“The party is finished, dead. It has lost consecutive elections, is totally out of touch with the electorate, and looks more interested in internal squabbles than in the challenges facing the country.”
Although that statement could easily be applied to today’s Labour Party, it is actually a quote from an anonymous Conservative MP about his own organisation, following the 2005 General Election defeat, when Tony Blair comfortably won a third term of office – despite the unpopularity of the Iraq war.
The Tories were seen as an irrelevance. They had had a succession of ineffective leaders, Hague, Duncan- Smith, and Howard, and appeared to spend all their time arguing about Europe.
Political commentators were suggesting that there had been a realignment of British politics around an agenda of social democratic policies. The centre ground had won the day, Labour was going to be in power forever, and the Conservative and Unionist Party was a thing of the past.
Of course, the anonymous source, and those political commentators, were proved wrong, when David Cameron started a resuscitation of his party, and took them into government just five years later – where they have stayed ever since.
Just to remind you how far the political Blues had fallen. Less than 200 seats in the House of Commons. Single digit polling in Scotland. On the wrong side of every culture war that was going, from Gay Rights to animal rights. They looked like a rag, bag, and bobtail outfit that would never get to grips with the modern 21st Century, stuck in the past, left to celebrate Margaret Thatcher and former glories.
So, when people, many of them the same individuals who wrote the Tories off in 2005, tell you Labour is dead in 2021, you would do well to view their opinion with a degree of scepticism.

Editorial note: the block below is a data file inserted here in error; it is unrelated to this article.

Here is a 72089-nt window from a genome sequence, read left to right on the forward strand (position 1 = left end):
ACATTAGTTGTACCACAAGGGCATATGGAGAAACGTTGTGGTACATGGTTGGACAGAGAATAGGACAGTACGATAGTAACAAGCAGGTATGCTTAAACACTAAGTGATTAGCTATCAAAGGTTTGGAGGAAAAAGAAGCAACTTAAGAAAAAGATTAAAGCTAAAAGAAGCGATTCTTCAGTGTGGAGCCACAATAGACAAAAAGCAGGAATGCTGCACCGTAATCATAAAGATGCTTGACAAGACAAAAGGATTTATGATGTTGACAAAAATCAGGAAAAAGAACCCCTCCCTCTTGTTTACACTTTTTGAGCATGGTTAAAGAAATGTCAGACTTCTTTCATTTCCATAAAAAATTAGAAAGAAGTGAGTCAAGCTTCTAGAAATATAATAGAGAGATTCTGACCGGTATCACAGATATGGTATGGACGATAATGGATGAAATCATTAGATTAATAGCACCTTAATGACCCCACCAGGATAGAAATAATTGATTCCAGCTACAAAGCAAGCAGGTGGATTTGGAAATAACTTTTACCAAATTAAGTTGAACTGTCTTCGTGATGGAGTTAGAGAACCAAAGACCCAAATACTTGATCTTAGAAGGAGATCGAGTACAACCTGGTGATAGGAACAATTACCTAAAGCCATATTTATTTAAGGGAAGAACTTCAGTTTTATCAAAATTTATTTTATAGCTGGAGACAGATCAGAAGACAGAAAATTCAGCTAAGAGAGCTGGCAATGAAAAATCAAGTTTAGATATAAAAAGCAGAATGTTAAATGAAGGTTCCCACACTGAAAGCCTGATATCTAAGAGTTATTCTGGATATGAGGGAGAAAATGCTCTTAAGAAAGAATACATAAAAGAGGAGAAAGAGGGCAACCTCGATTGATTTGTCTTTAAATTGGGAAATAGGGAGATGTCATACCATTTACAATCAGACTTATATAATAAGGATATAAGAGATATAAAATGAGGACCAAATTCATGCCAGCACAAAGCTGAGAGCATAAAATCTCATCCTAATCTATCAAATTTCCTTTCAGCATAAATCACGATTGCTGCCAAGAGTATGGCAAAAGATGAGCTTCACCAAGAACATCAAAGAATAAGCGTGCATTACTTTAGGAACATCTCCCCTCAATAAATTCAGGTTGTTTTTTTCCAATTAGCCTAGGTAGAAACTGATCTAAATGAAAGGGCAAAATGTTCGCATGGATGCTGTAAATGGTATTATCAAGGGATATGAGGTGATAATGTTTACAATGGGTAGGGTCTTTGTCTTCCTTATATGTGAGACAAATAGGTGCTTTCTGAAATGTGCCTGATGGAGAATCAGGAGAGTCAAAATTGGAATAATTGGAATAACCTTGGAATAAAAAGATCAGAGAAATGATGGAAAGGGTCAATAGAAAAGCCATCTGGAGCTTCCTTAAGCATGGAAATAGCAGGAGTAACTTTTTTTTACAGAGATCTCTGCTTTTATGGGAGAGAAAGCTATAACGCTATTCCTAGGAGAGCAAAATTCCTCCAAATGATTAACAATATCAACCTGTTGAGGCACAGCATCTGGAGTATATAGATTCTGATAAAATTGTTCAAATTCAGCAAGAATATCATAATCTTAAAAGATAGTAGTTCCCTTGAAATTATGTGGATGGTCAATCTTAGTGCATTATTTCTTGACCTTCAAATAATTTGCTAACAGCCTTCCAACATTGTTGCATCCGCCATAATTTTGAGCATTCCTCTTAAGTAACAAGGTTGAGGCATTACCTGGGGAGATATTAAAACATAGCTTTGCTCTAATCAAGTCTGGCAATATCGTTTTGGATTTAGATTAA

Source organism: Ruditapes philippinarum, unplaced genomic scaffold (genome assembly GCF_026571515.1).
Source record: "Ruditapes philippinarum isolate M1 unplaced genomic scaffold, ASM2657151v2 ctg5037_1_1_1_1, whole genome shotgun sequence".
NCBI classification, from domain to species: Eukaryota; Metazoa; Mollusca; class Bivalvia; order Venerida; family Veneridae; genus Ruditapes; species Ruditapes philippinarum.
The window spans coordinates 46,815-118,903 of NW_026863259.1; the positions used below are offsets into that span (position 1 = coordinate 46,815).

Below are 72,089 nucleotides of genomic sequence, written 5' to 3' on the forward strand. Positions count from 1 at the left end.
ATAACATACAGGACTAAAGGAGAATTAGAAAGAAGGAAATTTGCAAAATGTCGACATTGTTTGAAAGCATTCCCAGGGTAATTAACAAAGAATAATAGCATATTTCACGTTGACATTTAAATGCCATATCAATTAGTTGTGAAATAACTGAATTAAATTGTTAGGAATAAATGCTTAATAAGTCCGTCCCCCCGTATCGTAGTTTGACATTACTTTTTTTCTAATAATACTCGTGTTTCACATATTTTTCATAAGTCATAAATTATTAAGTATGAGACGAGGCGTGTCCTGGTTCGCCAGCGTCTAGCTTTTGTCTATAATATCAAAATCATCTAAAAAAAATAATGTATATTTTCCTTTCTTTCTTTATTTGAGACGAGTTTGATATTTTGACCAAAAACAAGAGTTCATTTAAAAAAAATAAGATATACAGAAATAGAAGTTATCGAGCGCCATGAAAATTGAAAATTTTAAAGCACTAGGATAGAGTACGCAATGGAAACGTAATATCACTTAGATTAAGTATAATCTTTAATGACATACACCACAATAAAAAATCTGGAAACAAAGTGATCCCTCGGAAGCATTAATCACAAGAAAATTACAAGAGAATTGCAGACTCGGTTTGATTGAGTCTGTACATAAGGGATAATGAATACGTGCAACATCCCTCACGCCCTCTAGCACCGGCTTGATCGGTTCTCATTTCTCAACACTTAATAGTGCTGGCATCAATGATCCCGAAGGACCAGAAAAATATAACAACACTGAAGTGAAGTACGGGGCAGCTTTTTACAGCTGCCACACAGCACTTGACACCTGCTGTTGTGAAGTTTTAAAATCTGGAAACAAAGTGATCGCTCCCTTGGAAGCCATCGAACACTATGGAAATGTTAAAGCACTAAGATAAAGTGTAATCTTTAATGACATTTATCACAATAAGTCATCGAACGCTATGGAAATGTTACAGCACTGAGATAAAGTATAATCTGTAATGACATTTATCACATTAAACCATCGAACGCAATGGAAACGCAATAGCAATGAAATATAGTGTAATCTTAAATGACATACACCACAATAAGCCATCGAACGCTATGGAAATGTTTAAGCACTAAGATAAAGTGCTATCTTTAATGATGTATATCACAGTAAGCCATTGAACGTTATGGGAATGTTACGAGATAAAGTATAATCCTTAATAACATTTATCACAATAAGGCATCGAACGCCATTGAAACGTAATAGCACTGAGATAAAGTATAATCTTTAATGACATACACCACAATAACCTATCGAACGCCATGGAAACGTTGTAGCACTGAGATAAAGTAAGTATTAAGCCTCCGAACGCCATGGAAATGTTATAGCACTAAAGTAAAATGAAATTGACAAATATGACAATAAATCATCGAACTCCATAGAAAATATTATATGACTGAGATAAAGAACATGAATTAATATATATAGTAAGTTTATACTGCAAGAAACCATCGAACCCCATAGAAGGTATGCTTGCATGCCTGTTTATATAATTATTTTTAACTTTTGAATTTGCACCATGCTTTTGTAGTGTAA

There is no doubt that Labour is in trouble. The election results were bad enough. The leaderships response to those results was even worse.
However, sometimes you have to hit rock bottom before you can truly transform. Labour is surely at its lowest ebb.
We will know over the next twelve months if Keir Starmer has it in him to be his party’s Neil Kinnock – never mind a Tony Blair. I don’t buy the argument that Labour is ultra- loyal to its leaders and will stick with him until the next General Election, come what may. You would have to be beyond naïve not to recognise that some big Labour figures are already on manoeuvrers.
There are too many issues that Starmer and his team need to address to go into this week, but here is one thought. In metro mayor contests across the Northern Powerhouse, Steve Rotheram and Andy Burnham were re-elected with bumper majorities, and Labour’s West Yorkshire candidate Tracy Brabin became the first female metro mayor in the country. Perhaps he could pick the phone up to individuals who are arguably among the most powerful Labour politicians in England at the moment, and either invite them into his Shadow Cabinet, or at least ask them how it’s done.